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White House Aides’ Trips to Moscow Signaled Putin-Trump Phone Call

May 6, 2019 (EIRNS)—Presidents Donald Trump and Vladimir Putin, in their 90-minute telephone discussion May 3, obviously addressed a wide range of areas where cooperation is necessary; preceding trips to Moscow by two White House aides may point to areas where it is already at issue.

A frequent contributor who goes by the name of “Harper” wrote to retired Col. Pat Lang’s blog “Sic Semper Tyrannis” on May 4: “Before the Trump-Putin phone call, two Administration officials traveled recently to Moscow to confer with counterparts. Fiona Hill, the National Security Council director for Russian Affairs visited around the same time that the President’s envoy for North Korea, Stephen Biegun made an April 17-18 visit to the Kremlin to discuss U.S.-Russian collaboration to revive the stalled Korea denuclearization talks.”

Biegun’s trip may be an indication that Putin’s role is now essential to U.S.-D.P.R.K. negotiations over denuclearization of the Korean Peninsula. Following the lack of an agreement reached at the Hanoi summit, North Korea has declared National Security Advisor John Bolton “uncharming and stupid” and repeatedly denounced Secretary of State Mike Pompeo. North Korea’s own chief negotiator, Kim Yong Chol, officially lost his role in further talks. Biegun remains potentially to prepare a further summit meeting, but President Putin can negotiate credibly with both leaders. In his April 27 summit with Kim Jong Un, the North Korean leader demonstratively asked Putin to convey Kim’s view on the negotiations to the American side.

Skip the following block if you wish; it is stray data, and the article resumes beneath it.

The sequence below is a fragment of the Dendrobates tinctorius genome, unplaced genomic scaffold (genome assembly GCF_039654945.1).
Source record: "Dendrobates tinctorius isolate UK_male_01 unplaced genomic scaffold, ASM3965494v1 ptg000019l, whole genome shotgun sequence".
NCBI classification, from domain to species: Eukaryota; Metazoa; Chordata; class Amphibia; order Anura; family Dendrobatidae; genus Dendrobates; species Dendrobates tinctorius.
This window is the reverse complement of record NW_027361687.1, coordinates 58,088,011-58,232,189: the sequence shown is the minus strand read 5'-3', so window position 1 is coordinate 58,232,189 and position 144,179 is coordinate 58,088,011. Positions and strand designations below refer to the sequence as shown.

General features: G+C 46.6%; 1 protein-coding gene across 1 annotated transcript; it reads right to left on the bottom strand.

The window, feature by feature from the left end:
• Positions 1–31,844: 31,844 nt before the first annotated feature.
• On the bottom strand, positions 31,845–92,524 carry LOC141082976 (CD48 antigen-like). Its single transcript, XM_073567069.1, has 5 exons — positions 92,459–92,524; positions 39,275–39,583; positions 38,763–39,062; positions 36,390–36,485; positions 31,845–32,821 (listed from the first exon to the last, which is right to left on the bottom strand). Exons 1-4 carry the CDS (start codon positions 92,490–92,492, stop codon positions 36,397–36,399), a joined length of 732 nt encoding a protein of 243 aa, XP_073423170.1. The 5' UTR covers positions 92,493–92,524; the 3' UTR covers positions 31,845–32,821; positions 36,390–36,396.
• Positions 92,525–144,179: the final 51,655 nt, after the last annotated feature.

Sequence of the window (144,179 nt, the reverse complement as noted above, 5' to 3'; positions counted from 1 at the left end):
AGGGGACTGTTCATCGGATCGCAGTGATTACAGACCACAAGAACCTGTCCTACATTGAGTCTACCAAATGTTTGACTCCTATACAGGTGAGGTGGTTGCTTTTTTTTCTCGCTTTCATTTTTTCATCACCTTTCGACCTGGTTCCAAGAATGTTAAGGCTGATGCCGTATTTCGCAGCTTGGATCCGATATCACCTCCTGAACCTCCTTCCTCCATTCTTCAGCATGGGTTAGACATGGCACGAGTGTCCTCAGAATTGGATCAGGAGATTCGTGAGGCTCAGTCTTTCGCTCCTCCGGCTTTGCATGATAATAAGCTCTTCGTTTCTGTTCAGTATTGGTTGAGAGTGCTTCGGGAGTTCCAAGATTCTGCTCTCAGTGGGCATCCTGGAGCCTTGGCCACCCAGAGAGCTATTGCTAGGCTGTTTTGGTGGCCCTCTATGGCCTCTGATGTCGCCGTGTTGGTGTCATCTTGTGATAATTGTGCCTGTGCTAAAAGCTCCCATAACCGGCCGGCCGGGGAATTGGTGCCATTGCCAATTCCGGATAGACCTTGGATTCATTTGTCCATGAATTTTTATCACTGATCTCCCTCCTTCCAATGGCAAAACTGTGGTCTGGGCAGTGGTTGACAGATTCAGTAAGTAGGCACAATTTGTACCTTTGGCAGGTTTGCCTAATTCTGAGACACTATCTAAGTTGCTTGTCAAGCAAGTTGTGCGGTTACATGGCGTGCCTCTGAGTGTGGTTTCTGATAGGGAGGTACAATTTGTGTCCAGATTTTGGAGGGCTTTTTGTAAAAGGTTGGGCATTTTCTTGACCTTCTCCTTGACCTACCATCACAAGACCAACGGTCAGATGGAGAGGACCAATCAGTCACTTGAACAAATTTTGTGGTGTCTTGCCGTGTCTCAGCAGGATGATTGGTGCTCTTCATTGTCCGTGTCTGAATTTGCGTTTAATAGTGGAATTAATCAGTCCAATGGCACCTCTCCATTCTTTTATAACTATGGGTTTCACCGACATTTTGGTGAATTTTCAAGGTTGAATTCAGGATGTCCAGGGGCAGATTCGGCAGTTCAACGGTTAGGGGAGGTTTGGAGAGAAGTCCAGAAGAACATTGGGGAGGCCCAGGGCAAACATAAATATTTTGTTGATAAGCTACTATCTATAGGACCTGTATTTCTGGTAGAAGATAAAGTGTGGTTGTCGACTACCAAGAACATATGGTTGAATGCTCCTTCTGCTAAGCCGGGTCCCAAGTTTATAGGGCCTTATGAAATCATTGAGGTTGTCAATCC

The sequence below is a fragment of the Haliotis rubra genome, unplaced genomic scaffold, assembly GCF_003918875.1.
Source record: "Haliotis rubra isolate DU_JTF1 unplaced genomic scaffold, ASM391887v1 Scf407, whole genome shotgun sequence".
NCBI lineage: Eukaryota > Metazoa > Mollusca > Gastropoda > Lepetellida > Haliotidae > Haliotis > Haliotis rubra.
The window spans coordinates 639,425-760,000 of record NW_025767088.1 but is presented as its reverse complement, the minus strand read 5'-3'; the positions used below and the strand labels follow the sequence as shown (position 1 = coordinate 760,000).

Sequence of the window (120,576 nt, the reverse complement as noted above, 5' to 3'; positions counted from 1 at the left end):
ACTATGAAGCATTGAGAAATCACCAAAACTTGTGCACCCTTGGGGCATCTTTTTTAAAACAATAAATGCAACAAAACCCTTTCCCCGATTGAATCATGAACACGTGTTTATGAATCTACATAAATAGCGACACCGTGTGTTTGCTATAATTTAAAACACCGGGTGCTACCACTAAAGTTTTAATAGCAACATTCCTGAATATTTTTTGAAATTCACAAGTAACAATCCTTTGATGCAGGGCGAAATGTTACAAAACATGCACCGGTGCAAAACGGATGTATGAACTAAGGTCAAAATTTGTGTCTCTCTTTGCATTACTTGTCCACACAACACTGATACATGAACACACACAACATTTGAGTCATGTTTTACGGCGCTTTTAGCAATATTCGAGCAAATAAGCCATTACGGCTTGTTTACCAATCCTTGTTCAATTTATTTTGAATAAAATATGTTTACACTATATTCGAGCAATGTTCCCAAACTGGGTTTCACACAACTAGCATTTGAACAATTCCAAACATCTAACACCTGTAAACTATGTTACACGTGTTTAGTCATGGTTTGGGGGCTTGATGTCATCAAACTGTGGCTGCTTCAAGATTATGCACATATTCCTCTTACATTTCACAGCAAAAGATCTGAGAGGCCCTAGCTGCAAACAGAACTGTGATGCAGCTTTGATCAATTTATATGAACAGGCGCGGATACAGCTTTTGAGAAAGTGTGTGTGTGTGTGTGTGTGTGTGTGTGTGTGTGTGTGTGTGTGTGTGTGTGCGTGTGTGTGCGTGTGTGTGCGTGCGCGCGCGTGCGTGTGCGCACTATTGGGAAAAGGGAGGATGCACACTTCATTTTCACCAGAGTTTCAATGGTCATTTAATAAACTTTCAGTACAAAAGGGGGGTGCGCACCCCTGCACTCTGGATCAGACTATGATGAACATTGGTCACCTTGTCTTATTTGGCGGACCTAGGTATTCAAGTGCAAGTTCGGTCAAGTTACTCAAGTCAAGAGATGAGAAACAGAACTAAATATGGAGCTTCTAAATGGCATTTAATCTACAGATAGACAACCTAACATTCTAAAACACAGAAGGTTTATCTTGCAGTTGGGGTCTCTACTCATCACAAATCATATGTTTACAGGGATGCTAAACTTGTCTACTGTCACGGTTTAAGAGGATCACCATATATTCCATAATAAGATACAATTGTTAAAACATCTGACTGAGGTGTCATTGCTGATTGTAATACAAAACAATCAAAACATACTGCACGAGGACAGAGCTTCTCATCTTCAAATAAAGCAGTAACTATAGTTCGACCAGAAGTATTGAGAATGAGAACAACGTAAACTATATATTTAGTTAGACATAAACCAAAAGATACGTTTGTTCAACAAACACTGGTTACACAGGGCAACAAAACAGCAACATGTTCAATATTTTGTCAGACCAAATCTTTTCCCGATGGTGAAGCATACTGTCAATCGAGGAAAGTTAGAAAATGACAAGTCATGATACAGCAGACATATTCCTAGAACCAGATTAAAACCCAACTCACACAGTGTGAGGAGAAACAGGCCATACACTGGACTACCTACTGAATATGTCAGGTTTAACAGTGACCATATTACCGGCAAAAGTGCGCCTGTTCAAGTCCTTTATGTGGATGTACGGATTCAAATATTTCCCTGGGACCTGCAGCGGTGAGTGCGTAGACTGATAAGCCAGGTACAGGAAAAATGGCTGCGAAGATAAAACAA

Hill’s visit, according to reports in a number of Russian media, involved the situations in Ukraine, and also Venezuela. Both are obviously open to change now, if the period of “Russiagate”—in which the United States and Russia steadily worked to place military and strategic obstacles in each other’s way—can now be ended.

Today Radio Free Europe is reporting Pompeo’s meeting with Russian Foreign Minister Sergey Lavrov at the Arctic Council conference in Finland, concentrated on Venezuela, and both described it afterwards as constructive. Trump had already said, after the May 3 telephone call, that both he and Putin wanted to ameliorate the humanitarian crisis in Venezuela without military intervention.

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